Ahead of Sunday night's Tony Awards, it looked as if the night would be dominated by Broadway's newest surprise hit. An American in Paris, an adaptation of the 1951 movie musical, led the field of nominations with 12, has been selling spectacularly and had won at least one important precursor. Prognosticators put their chips on Paris to win Best Musical — a smart bet considering all the signs pointed to its victory.
The signs were wrong. While An American in Paris won four Tonys, they were all in technical or behind-the-scenes categories. Another musical instead won five, including best musical, best director and best actor: Fun Home, the gayest show on Broadway this season, and absolutely the best.
Fun Home is an adaptation of cartoonist and Bechdel test popularizer Alison Bechdel's graphic memoir, also called Fun Home. The title is a reference to the funeral home her father owned and operated, her father (played by Tony winner Michael Cerveris) being a closeted gay man. The musical follows the coming of age of Alison, played in three incarnations: grown-up by Beth Malone, college-aged by Emily Skeggs and young by Sydney Lucas, all Tony nominees. She comes to grips with not only her own sexuality, but her father's, before and after his death.
It's a positively tearjerking show, both from the joy of self-discovery and the pain of failing to connect with a parent before his death. Fun Home absolutely deserved best musical, despite being a smaller show than An American in Paris or fellow nominee Something Rotten!
Fun Home is the gayest show on Broadway this season. It's also absolutely the best.
Fun Home's win over those shows is about more than just a Tony, though. While An American in Paris is a product of another time, with a sometimes indifferent treatment of its lead female character, Something Rotten! has some cringeworthy moments unbefitting a show on Broadway in 2015. Brooks Ashmanskas plays an unfortunate character that seems anti-gay, but is "given away" as a gay man by his mannerisms. The first act finale, "Bottom's Gonna Be on Top," turns the protagonist's last name into the exact dumb, repetitive joke you'd imagine.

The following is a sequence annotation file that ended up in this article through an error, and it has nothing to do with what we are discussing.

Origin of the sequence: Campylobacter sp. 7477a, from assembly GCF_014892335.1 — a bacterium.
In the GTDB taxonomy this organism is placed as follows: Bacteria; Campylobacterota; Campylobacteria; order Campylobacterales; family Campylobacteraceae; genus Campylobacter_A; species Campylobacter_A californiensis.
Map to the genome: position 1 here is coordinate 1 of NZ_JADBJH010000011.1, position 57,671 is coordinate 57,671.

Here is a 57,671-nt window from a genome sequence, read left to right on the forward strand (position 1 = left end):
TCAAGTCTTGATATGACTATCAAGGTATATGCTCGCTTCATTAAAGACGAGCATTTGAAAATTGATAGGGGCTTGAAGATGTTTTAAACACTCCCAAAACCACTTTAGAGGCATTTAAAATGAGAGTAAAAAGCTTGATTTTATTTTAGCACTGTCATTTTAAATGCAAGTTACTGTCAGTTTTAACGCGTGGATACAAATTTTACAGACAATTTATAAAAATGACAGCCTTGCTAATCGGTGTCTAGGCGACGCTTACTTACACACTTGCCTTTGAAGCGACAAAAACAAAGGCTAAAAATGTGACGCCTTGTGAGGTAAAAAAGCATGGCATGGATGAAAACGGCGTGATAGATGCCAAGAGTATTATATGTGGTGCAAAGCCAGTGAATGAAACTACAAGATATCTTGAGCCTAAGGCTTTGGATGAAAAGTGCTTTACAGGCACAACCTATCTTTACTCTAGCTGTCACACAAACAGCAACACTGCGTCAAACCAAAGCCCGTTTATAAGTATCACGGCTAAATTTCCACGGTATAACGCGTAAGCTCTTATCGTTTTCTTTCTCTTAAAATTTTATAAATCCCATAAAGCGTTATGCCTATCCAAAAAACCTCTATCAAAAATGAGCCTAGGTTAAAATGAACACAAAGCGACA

In contrast, Fun Home features songs like "Ring of Keys," performed Sunday night at the Tonys by 11-year-old Lucas. The song is a beautiful, quiet moment of realization as the protagonist sees a lesbian woman in a diner. "It's probably conceited to say," Alison sings. "But I think we're alike, in a certain way."
"Ring of Keys" gives goosebumps. It's not the only such song in the show, either. "Changing My Major" sees a terrified, college-aged Alison falling in love. "Telephone Wire" is elder Alison's desperate plea to connect with her father over their shared queer experience. "Days and Days" is a sad, angry reflection from the Bechdel matriarch (Tony nominee Judy Kuhn) of a life spent ignoring who her husband is.
The score is just stellar across the board, hitting emotional nooks and crannies to spectacular effect while featuring complex female characters and exploring what it is to be queer. Something Rotten! and An American in Paris are both well-produced shows, yes. But in 2015, to see the Tonys champion a female and queer narrative above all others is an incredible testament to the power of theater.
Fun Home will likely have a long life on Broadway. Yet even after it's gone, "Ring of Keys" will remain special, because it was performed in front of millions of people across America. In a night when Fun Home's book and score writers became the first female team to win both awards — a night when the first musical to tell a lesbian's story on Broadway was the big winner — Lucas' song will resonate as anthemic of Fun Home's big win. More than that, it's a song of empowerment for LGBTQ people, no matter where they are in their journey.
"I thought it was supposed to be wrong," Lucas sang simply. "But I guess I'm okay with being strong."